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A commissioner ready to spend your moneyThank...


A commissioner ready to spend your money

Thank you for your Dec. 1 article about our county leaders' "secret meeting." Carroll County Commissioner Donald I. Dell just can't wait to start spending your tax dollars.

When he first came into office, he was heard to declare the job of commissioner should be worth $50,000 instead of the $32,000 it pays. So what does the resourceful retired farmer do to solve the pay deficit?

He gets his lame-duck buddy, Richard T. Yates, to help him raise the per diem for officials from $12 a day to $90 per day. At that outrageous rate, it won't take many days for Mr. Dell to make his goal.

This scandalous hike by Mr. Dell is nothing short of a money grab. I have long accused him of putting our tax dollars into the pockets of developers, but now, he wants to put them in his pockets, too.

Where are all those charter government opponents who complained that it would cost more than our weak commissioner form of government? Don't they care anymore about our tax dollars? What about it, Republican clubs? Your members were the ones who complained so loudly about expensive government?

Gene Edwards


Superficial ads and hasty votes

During the recent campaign for a number of offices, I kept looking for information showing what each candidate understood about our government and the ramifications of our laws and plans.

The vast majority of information to help us decide for whom to vote was advertising with the candidate's picture and a list of what the candidate wanted to see happen during his/her tenure.

In effect, these were wish lists. Unfortunately, information on "how" to accomplish those goals was not readily available.

Even those who claimed they would "cut waste in government" never gave any substance as to what waste would be cut and about how much could realistically be saved to pay for desired tax cuts.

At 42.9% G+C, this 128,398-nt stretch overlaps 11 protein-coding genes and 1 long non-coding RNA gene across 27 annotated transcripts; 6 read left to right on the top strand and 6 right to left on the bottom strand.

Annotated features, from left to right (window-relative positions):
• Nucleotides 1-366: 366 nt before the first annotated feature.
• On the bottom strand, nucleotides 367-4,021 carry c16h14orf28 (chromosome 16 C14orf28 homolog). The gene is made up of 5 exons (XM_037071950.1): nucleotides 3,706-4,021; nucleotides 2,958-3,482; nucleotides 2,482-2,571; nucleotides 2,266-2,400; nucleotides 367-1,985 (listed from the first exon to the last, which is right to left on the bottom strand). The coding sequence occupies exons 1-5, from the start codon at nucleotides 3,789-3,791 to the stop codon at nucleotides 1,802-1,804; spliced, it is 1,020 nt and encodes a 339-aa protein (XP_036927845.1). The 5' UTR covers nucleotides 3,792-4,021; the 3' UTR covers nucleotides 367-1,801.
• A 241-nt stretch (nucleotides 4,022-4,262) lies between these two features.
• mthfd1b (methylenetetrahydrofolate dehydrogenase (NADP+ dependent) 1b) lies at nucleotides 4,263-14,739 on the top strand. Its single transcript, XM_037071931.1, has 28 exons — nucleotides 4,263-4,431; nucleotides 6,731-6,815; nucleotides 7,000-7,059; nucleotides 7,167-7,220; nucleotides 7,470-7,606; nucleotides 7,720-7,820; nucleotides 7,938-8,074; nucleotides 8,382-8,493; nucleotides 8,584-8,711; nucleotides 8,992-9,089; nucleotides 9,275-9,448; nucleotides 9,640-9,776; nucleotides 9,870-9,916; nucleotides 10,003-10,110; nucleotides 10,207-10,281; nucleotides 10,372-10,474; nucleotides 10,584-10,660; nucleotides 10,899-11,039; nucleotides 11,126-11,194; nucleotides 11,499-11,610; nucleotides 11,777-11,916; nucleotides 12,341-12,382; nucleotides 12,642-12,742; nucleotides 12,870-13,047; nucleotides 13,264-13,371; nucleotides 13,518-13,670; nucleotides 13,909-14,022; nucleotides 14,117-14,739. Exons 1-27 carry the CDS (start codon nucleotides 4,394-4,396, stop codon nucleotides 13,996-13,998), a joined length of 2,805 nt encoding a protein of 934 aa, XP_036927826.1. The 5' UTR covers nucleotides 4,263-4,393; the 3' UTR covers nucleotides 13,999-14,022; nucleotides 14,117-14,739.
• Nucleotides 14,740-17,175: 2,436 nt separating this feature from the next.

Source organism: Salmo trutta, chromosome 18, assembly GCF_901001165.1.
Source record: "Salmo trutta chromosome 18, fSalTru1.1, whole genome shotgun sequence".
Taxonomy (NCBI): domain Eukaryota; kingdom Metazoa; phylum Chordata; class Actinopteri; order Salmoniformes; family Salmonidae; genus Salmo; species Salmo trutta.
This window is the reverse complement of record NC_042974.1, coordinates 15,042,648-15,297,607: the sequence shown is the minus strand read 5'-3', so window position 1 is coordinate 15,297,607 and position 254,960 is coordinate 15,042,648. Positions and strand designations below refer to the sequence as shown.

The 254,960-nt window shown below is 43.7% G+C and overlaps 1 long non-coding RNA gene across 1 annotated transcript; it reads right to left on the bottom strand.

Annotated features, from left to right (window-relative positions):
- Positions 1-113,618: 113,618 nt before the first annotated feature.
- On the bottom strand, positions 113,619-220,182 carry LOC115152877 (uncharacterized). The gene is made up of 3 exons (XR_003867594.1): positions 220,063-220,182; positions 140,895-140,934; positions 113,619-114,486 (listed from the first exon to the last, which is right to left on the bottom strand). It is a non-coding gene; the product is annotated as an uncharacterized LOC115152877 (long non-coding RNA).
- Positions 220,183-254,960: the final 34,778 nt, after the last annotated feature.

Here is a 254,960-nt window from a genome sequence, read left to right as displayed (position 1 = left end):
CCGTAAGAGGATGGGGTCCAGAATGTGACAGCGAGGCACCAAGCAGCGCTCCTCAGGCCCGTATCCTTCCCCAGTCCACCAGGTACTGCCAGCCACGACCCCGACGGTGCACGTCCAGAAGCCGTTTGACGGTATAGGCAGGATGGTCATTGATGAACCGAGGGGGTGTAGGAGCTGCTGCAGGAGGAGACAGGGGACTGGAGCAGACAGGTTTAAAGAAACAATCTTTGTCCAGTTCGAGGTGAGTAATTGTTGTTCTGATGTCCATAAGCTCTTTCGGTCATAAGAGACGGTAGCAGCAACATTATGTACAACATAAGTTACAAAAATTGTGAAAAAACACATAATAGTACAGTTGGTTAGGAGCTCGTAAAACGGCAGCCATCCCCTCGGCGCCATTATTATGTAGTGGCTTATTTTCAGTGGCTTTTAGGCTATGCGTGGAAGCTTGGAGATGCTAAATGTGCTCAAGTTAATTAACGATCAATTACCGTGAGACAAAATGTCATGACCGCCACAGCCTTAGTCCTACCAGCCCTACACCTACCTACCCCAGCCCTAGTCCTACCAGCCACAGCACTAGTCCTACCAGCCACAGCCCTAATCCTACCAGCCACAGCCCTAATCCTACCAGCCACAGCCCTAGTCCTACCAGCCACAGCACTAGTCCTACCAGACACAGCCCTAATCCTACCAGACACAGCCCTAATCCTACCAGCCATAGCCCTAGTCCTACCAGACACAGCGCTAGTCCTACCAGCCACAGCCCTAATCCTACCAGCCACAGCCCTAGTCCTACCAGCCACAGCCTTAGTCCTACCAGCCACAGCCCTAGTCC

So when a full page ad covering the "whats" and "hows" appeared in the Nov. 1 paper concerning Carolyn Fairbank, citizens finally had an opportunity to know what that one potential commissioner stood for, how she would direct the county and why she would do so. I hope that every citizen who voted for someone other than Ms. Fairbank did so after reading her page of questions and answers and then decided that they disagreed with her.

I wonder how many people just voted for the advertisement list of wishes without having knowledge of whether the candidate could, with any likelihood, fulfill those wishes. I hope that citizens will press candidates in future elections to explain how they hope to accomplish their goals. After all, who isn't in favor of

better schools, low crime and a big tax break along with more services and "keeping it country?"

James Clark


Cat colonies help control rodents

Perhaps the key to solving the problem of rodent overpopulation lies in ending the war against feral cats and feral cat colonies. These cats are a product of our throwaway society, and are being systematically exterminated by public and private "humane" groups.

The extermination of cats in the Middle Ages caused an overpopulation of rodents, resulting in the Black Plague. Did this experience teach us nothing about the value of cats in controlling rodent populations? Organizations such as Alley Cat Allies, who advocate and assist in humane feral cat control through TTVSR (trap, test, vaccinate, sterilize, release) programs can help protect this valuable resource. Let us not forget history's lesson that cats are our most powerful and ecologically correct allies in rodent control.

Peggy A. Terl


Pub Date: 12/6/98

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